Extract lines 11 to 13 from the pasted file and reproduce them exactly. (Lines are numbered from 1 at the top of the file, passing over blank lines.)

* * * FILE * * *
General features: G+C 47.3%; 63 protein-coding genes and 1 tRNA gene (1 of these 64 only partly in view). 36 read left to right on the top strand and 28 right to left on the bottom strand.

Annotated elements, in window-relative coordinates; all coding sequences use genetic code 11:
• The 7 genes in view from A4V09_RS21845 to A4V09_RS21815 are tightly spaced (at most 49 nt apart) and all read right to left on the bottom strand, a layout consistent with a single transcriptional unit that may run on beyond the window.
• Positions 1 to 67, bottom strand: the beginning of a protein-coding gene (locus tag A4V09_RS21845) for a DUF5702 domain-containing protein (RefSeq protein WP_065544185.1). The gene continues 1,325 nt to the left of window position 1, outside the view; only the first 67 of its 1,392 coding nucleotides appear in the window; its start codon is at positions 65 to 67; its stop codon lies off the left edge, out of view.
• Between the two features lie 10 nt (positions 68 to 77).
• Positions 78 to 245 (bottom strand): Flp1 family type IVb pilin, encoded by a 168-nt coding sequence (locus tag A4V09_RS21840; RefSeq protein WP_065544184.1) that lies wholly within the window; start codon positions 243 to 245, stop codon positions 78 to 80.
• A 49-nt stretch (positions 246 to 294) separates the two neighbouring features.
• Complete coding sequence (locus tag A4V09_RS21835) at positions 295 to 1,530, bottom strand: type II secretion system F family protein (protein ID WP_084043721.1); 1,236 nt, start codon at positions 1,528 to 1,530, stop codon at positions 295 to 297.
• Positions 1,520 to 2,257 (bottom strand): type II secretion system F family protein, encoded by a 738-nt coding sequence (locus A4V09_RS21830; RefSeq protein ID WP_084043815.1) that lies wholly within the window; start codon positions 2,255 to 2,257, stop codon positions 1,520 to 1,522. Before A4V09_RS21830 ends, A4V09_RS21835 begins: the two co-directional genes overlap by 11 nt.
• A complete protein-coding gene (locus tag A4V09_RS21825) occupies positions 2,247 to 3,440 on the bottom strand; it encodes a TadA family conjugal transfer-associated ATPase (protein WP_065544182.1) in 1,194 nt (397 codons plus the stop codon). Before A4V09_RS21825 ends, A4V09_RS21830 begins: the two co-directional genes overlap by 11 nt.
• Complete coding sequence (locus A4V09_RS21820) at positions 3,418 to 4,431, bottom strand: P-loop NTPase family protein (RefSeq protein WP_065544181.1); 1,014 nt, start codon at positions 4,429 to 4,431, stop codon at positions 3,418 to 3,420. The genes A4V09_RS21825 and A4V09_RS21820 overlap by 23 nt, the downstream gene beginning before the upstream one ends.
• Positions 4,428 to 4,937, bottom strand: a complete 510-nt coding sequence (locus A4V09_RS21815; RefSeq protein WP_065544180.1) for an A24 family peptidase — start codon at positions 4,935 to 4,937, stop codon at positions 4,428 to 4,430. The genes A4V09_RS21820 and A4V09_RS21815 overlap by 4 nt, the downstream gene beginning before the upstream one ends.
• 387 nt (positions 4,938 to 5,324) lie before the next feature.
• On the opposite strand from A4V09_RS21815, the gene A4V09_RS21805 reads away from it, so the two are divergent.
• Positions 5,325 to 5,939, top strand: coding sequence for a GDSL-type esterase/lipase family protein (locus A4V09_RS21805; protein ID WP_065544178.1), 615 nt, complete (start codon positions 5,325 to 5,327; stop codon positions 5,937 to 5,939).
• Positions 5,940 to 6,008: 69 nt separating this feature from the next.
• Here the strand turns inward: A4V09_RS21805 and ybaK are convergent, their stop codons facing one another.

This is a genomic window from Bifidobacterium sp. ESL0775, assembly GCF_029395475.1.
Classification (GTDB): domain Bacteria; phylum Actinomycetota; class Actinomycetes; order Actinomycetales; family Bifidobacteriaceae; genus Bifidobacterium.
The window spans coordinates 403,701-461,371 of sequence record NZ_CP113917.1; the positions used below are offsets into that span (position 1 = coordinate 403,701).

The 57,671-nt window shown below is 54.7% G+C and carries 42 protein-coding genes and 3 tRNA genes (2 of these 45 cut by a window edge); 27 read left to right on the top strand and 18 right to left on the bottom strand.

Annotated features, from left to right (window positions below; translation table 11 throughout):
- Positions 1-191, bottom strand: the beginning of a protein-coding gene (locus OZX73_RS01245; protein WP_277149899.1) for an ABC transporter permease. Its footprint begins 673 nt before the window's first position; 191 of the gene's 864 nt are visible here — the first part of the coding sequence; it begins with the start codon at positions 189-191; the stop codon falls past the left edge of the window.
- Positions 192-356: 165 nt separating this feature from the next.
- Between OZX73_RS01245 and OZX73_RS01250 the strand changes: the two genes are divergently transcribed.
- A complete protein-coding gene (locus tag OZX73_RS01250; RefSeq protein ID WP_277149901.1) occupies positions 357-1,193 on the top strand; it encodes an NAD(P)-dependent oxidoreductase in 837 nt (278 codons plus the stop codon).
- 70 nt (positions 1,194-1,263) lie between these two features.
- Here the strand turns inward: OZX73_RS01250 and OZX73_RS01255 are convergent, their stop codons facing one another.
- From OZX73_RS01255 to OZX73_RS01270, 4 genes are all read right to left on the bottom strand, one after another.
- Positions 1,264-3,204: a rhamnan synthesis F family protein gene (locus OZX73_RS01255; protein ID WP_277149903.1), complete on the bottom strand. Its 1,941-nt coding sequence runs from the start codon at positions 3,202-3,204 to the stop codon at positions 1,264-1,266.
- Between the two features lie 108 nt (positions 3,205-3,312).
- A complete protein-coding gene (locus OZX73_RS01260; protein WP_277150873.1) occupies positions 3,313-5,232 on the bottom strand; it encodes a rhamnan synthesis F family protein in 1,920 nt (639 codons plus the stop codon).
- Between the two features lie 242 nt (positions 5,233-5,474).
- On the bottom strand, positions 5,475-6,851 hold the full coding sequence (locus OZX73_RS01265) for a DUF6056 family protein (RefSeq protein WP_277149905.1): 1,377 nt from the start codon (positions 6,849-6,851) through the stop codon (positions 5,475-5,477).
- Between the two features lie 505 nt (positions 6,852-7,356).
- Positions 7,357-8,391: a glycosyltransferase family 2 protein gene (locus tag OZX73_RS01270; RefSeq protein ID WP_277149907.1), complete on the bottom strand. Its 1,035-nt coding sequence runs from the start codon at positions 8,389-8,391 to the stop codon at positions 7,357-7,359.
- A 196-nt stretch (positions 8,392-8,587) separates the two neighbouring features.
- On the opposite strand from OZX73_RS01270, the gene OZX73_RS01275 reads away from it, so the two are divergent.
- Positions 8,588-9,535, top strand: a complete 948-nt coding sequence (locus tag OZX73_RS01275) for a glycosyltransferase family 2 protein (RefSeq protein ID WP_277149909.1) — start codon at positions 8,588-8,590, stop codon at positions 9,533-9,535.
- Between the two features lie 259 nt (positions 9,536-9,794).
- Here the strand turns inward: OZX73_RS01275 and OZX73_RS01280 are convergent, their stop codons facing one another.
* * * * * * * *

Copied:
• Complete coding sequence (locus A4V09_RS21820) at positions 3,418 to 4,431, bottom strand: P-loop NTPase family protein (RefSeq protein WP_065544181.1); 1,014 nt, start codon at positions 4,429 to 4,431, stop codon at positions 3,418 to 3,420. The genes A4V09_RS21825 and A4V09_RS21820 overlap by 23 nt, the downstream gene beginning before the upstream one ends.
• Positions 4,428 to 4,937, bottom strand: a complete 510-nt coding sequence (locus A4V09_RS21815; RefSeq protein WP_065544180.1) for an A24 family peptidase — start codon at positions 4,935 to 4,937, stop codon at positions 4,428 to 4,430. The genes A4V09_RS21820 and A4V09_RS21815 overlap by 4 nt, the downstream gene beginning before the upstream one ends.
• 387 nt (positions 4,938 to 5,324) lie before the next feature.